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Format: Hardcover
3 Nights in August is an awesome look at baseball and why it is such a great game. Buzz Bissinger follows Tony LaRussa around and chronicles a 3 game series with the Cubs. There are plenty of asides - histories of players, coaches, strategy think sessions, etc. It really brought baseball to life for me. For too many years I have lived through "fantasy" baseball, numbers flying at me through the internet. That is no way to enjoy baseball. To enjoy it through the eyes of a manager and a team that love the game - that was something very fun.

However, if you don't like baseball, you probably will be bored silly throughout this book. But you never know - give it a chance and you may appreciate the game a little bit more.
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Bissinger's book isn't as inspiring as FRIDAY NIGHT LIGHTS, but he's a careful stylist, and the depth of his take on manager Tony LaRussa may never be equalled. Tony's fights and reconciliations with his wife, Elaine, over family issues and how to work out a long distance marriage are part of the book, a big part, and any honest reader will see both sides to the story and will come away with admiration for both LaRussa's for trying to handle a difficult issue in public.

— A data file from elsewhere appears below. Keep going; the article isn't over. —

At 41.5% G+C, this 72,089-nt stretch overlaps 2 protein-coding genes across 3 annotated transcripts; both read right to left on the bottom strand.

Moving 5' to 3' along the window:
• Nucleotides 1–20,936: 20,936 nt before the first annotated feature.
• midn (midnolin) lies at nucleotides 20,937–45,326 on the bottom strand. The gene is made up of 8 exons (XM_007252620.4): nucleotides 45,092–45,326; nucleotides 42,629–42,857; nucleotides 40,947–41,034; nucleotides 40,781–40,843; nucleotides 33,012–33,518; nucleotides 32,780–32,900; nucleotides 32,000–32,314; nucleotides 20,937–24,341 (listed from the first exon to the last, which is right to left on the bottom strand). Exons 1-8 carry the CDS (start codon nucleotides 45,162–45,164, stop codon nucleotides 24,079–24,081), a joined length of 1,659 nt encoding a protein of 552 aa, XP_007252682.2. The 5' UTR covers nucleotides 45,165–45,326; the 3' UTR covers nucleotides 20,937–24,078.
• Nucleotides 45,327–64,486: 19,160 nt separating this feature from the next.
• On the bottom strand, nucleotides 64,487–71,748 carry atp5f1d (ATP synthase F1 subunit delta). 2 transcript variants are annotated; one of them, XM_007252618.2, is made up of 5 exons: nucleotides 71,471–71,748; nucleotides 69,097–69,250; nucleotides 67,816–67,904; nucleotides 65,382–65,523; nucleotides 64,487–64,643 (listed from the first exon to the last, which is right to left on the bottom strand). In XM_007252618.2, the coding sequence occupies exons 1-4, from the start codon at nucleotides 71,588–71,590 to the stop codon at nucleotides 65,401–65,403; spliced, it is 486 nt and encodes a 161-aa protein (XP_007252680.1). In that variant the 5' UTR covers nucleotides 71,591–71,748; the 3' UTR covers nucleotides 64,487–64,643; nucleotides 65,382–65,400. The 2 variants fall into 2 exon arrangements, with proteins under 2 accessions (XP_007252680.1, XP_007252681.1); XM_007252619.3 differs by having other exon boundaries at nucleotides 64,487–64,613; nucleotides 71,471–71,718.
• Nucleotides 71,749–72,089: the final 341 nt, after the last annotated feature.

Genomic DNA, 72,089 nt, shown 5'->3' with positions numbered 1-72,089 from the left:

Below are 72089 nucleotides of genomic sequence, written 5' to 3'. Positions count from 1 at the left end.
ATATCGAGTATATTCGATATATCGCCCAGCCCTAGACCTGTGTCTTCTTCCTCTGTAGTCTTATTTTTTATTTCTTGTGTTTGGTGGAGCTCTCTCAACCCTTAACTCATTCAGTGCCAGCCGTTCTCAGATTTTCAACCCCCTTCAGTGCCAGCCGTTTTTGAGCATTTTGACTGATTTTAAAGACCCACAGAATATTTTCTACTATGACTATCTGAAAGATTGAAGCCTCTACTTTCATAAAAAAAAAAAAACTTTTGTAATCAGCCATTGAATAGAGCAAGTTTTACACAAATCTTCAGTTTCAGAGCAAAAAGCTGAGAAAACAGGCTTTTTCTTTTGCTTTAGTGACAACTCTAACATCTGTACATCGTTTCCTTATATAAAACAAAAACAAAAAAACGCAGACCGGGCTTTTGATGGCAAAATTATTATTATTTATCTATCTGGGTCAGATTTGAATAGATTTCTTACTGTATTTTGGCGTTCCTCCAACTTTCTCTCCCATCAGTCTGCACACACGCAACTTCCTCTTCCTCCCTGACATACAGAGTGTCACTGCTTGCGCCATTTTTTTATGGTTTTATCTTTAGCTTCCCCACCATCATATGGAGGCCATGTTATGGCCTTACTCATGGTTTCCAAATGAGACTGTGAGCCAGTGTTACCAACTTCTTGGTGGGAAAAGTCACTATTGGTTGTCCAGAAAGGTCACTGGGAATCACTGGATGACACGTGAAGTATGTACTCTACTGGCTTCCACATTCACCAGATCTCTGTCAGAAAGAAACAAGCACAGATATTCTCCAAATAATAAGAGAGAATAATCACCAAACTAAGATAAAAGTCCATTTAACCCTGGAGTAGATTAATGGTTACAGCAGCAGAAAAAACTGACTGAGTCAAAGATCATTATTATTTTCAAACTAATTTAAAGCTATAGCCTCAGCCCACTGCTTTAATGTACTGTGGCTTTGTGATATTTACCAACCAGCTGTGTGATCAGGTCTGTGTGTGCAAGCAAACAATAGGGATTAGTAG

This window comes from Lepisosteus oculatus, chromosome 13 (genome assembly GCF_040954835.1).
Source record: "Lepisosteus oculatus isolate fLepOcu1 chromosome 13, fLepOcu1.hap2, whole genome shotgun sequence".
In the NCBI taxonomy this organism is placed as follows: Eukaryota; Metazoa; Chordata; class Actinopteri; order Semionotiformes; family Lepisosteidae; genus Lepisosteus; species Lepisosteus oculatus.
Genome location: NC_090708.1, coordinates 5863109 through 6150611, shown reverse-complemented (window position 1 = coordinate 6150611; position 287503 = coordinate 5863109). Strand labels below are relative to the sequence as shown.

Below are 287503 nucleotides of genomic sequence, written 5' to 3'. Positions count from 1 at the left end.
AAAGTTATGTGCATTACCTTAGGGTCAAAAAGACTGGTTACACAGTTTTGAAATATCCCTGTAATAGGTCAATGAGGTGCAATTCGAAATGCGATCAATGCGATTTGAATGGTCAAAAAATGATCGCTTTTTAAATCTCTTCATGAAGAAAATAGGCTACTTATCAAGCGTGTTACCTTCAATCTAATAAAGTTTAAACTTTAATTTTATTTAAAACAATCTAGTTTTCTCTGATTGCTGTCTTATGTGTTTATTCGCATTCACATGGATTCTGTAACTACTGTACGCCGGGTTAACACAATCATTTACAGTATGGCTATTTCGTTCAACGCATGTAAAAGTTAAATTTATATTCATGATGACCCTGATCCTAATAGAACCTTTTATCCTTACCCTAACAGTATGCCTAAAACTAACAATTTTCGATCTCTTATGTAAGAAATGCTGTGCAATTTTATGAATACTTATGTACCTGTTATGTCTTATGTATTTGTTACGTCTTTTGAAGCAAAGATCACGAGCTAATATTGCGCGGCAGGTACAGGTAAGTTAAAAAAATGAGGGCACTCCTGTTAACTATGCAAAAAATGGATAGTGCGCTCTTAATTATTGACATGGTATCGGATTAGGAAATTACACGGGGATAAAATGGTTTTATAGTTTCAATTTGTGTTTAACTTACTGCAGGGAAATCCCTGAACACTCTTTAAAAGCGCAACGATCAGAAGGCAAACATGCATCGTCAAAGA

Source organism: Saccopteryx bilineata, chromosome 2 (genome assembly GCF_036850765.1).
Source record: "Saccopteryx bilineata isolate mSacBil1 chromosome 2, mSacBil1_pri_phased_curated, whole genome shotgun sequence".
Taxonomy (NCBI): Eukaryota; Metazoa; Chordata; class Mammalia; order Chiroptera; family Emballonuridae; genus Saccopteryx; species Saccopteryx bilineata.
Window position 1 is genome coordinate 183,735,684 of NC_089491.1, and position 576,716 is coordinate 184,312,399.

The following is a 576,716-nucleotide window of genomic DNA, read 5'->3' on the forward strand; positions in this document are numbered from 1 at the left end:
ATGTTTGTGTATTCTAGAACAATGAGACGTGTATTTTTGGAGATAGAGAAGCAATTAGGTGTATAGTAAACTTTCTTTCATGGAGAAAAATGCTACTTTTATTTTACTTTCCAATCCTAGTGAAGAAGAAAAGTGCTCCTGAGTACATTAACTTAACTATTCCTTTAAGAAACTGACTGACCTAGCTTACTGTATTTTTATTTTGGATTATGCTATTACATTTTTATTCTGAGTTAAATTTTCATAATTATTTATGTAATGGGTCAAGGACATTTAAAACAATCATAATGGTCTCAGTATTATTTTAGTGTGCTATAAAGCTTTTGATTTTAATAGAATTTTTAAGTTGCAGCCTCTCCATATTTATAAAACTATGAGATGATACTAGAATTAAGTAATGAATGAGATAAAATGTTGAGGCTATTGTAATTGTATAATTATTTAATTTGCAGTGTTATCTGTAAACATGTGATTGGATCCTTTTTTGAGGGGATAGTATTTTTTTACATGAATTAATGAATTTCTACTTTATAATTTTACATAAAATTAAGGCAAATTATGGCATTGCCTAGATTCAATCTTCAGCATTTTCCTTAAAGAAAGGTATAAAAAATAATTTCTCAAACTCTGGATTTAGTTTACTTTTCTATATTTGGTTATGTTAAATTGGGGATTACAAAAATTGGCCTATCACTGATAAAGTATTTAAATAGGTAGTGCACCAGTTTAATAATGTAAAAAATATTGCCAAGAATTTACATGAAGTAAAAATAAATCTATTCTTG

Darryl Kile's death, which ironically occurred in Chicago, the city with which St Louis has such a great rivalry, is presented here in moving detail. I feel sorry for Flynn, Kile's lovely wife, and their children. Their little boy is maybe three or four now and yet he will never know his father.

The story of Rick Ankiel is treated more lightly, and will keep you in stitches. Ankiel, the pride of Fort Pierce, comes off in Bissinger's aphoristic prose as a bit of a flake.

The three games Bissinger writes about are thrillingly presented, but when I closed the book it all seemed to have happened so long ago, particularly because only in the past year or so has the issue really been broached about steroid use. LaRussa seems honest about this, but it's hard to tell how much he's covering his own ass about rampant steroid use on his team and what he knew about it. After Jose Canseco's book and congressional hearings into the matter, maybe the real story will have to wait until a few more players die brutal and unexpected deaths. Or perhaps, as Canseco implies, you're not really a man if you can't handle the drugs that go with baseball.

I must also add a word in favor of LaRussa's work with the Animal Rescue people. No matter what people say about Tony, you know his heart is in the right place, and this animal work is nothing new for him, he's been into it for eons. Good for him. If St Louis ever tires of T, there's a place for him reserved at Rainbow Bridge.